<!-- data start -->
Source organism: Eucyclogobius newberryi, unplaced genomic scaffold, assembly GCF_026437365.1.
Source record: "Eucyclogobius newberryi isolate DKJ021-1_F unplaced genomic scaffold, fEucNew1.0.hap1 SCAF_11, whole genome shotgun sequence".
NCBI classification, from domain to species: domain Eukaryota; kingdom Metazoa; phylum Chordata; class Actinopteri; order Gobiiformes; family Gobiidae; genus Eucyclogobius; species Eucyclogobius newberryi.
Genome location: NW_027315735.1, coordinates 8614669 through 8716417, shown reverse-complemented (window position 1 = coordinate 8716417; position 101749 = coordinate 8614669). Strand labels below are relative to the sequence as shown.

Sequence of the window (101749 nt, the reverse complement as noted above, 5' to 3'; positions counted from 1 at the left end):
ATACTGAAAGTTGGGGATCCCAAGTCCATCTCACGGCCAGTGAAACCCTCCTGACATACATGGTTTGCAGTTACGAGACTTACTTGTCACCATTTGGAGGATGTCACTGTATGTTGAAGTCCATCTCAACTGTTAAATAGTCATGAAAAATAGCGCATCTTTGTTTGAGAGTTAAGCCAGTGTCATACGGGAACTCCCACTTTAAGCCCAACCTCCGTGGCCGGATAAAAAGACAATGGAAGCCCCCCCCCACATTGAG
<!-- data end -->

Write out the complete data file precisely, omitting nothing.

Source organism: Eucyclogobius newberryi, unplaced genomic scaffold, assembly GCF_026437365.1.
Source record: "Eucyclogobius newberryi isolate DKJ021-1_F unplaced genomic scaffold, fEucNew1.0.hap1 SCAF_11, whole genome shotgun sequence".
NCBI classification, from domain to species: domain Eukaryota; kingdom Metazoa; phylum Chordata; class Actinopteri; order Gobiiformes; family Gobiidae; genus Eucyclogobius; species Eucyclogobius newberryi.
Genome location: NW_027315735.1, coordinates 8614669 through 8716417, shown reverse-complemented (window position 1 = coordinate 8716417; position 101749 = coordinate 8614669). Strand labels below are relative to the sequence as shown.

Sequence of the window (101749 nt, the reverse complement as noted above, 5' to 3'; positions counted from 1 at the left end):
ATACTGAAAGTTGGGGATCCCAAGTCCATCTCACGGCCAGTGAAACCCTCCTGACATACATGGTTTGCAGTTACGAGACTTACTTGTCACCATTTGGAGGATGTCACTGTATGTTGAAGTCCATCTCAACTGTTAAATAGTCATGAAAAATAGCGCATCTTTGTTTGAGAGTTAAGCCAGTGTCATACGGGAACTCCCACTTTAAGCCCAACCTCCGTGGCCGGATAAAAAGACAATGGAAGCCCCCCCCCACATTGAG